Brenda Crowding looks back at 20-year CDCR career
To encourage employees to expand their knowledge and gain new experiences, CDCR/CCHCS GARE Steering Committee is highlighting our diverse workforce.
For 20 years, Brenda Crowding worked for CDCR. Retiring in late December 2020, she took time to discuss her CDCR career.
Why did you join the Department?
I joined the Department in 2000 as a Parole Agent in Southern California. I had been working in human services for about 13 years prior, mostly in county funded substance abuse treatment facilities and I was looking for a change. I met quite a few parole agents over the years and one in particular encouraged me to apply.
What would you consider a highlight of your CDCR career so far?
Just one? It’s hard to pinpoint just one because there have been many. Working for CDCR has provided me the opportunity to engage in numerous and meaningful projects with wonderful people across the state.
Some of the standouts have been changing the way we view parole supervision, being a member of the planning committee for the Women Working in Corrections and Juvenile Justice conference, and of course, as a steering committee member of the Government Alliance on Race and Equity (GARE).
What do diversity, equity, and inclusion mean to you? Why are they important?
The concepts of diversity, equity and inclusion are critical to the credibility and vision of our Department and benefit us all. But they remain concepts if not followed by policy, applying an equitable lens to our missions, and true implementation.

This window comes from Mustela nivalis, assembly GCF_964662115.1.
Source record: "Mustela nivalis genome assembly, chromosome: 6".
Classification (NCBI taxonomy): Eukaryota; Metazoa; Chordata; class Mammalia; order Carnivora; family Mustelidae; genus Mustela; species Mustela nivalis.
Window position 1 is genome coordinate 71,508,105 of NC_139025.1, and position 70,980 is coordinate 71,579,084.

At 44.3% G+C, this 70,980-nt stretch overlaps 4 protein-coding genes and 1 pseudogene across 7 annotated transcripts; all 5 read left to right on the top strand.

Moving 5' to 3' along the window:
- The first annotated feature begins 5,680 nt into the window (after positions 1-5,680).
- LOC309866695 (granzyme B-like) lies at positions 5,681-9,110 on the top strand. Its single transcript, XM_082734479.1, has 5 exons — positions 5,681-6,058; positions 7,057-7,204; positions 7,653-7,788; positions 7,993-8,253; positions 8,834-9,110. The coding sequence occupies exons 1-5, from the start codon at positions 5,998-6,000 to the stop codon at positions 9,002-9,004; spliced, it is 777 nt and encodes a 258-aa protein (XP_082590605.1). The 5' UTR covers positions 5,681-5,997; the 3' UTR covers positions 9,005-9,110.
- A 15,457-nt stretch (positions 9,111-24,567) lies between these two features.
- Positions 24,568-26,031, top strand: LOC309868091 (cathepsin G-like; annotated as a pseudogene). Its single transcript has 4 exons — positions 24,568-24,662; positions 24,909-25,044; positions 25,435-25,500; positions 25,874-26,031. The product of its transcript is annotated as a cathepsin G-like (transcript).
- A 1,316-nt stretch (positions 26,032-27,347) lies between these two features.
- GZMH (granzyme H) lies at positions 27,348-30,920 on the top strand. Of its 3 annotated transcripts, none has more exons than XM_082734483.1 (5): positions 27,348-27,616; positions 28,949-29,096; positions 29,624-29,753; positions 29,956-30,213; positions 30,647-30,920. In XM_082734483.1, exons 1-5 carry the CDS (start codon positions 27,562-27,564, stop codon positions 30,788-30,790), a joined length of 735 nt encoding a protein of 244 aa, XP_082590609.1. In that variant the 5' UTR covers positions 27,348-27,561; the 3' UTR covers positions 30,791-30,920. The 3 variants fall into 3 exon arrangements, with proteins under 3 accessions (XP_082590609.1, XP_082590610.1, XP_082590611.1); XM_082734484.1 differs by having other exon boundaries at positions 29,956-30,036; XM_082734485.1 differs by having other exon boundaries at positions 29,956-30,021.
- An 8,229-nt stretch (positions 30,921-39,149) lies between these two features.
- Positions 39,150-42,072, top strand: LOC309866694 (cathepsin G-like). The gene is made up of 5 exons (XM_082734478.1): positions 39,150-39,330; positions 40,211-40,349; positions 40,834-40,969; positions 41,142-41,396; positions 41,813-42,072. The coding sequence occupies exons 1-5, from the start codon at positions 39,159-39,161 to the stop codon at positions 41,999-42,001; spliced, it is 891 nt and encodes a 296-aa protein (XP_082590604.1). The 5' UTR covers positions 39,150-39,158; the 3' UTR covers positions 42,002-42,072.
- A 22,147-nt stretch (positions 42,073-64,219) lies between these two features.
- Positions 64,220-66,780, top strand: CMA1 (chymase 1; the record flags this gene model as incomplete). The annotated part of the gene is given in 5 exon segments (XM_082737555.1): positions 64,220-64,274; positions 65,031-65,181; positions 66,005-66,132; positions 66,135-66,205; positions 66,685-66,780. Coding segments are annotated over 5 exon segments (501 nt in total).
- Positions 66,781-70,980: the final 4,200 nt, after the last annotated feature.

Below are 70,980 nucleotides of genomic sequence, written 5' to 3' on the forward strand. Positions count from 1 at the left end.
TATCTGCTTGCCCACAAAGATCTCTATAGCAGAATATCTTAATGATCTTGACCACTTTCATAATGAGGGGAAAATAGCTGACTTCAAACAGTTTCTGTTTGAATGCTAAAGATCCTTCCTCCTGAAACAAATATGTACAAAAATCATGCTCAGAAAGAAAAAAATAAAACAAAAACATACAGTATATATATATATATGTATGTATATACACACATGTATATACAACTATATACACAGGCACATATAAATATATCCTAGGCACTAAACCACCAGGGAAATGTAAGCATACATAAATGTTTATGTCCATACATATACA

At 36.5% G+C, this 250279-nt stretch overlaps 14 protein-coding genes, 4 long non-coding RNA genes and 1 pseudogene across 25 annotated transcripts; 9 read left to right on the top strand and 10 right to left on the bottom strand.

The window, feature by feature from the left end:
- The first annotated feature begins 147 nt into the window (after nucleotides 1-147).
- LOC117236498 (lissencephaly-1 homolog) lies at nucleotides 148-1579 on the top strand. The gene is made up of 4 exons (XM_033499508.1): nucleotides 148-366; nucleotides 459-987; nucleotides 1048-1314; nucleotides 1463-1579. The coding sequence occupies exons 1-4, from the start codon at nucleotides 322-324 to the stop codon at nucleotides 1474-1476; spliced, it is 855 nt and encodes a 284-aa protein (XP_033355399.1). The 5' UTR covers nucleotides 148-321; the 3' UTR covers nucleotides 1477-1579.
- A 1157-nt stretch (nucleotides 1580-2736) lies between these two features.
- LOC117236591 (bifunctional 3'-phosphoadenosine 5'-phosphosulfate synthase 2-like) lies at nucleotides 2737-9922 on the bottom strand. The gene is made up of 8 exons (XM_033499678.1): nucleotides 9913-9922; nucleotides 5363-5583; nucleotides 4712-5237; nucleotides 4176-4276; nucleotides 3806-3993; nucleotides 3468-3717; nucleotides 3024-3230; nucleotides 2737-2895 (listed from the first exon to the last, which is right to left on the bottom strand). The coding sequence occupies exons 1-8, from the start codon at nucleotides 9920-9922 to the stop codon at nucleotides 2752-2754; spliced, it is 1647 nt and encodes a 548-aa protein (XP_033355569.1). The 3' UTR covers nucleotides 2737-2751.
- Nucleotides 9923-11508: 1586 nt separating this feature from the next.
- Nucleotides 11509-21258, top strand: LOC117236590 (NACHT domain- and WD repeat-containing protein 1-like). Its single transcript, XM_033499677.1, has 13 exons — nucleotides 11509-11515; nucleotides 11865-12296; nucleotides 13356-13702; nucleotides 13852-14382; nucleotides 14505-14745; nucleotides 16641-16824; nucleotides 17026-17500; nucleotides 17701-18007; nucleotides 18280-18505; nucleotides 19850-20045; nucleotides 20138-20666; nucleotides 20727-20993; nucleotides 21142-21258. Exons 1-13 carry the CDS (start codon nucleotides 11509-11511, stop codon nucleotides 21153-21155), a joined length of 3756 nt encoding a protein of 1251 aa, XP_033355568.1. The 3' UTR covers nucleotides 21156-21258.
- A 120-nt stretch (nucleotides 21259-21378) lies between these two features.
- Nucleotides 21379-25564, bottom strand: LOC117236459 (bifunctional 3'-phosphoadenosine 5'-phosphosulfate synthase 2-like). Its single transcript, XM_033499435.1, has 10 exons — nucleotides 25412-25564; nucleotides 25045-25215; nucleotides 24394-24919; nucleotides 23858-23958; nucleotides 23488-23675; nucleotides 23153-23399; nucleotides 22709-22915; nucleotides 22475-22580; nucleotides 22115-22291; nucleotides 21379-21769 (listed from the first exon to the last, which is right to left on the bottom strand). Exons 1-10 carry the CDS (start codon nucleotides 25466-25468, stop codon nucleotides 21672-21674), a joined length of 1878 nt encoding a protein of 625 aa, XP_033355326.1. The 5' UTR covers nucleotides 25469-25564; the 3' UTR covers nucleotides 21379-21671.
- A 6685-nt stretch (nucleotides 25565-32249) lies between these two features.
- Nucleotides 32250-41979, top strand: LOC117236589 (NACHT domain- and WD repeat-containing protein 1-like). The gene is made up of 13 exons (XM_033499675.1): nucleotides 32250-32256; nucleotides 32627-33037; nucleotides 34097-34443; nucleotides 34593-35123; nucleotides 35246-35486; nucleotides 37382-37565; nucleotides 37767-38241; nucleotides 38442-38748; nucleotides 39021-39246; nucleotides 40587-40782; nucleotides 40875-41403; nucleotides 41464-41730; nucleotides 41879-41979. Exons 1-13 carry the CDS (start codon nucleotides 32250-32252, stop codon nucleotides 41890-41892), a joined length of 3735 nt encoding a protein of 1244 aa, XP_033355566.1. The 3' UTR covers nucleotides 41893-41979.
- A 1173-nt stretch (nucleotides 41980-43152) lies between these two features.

When achieved, these concepts cause all employees to feel accepted, valued, and able to contribute. When employees feel accepted and valued, they are also happier in their workplace, which leads to a reduction in conflict and increased retention.
Diversity in the workplace ensures a variety of different perspectives and increased creativity. The Department’s involvement in GARE has been an amazing commitment to equity and I have been honored to be a member of the GARE Steering Committee.
Why do you think gender equity and race should be addressed in the workplace?
Since many of our governmental systems have been historically rooted in systemic, structural and generational racism, to not address ways in which we can right the wrongs continues to support those systems. In other words, status quo is harmful. To ensure our Department is recruiting, hiring, retaining and promoting an inclusive, creative, and talented workforce, an equitable lens has to be applied.
How have you counteracted biases? (Either personal biases or biases you have encountered in others you have met.) Why is it important to counteract biases?
First of all, it is important to remember that we all have biases. Growing up in the greater Philadelphia area, which remains a segregated city, I have spent a lifetime counteracting my personal biases and challenging others to do the same.
One of my greatest life experiences and honors was when I completed my master’s degree at Lincoln University in Pennsylvania. Lincoln is a Historically Black College and University (HBCU), and it was a time for me to address my white privilege and implicit biases with incredible teaching and support from my classmates and professors.
To be a true ally for equity, I recognize the work is mine, it is never done, and it is a constant balance of giving voice to those who are marginalized and knowing when to be that voice.
CDCR and CCHCS joined the Government Alliance on Race and Equity (GARE) in its commitment to achieving equity. This path forward will provide our departments with the strategies and tools needed to advance concepts of diversity, equity, and inclusion.
For more information on how you can join this effort and be a part of the GARE Ambassador Program, visit www.cdcr.ca.gov/gare or email GARE@cdcr.ca.gov.
By Don Chaddock, Inside CDCR editor, Office of Public and Employee Communications.
Learn about job vacancies at CDCR/CCHCS.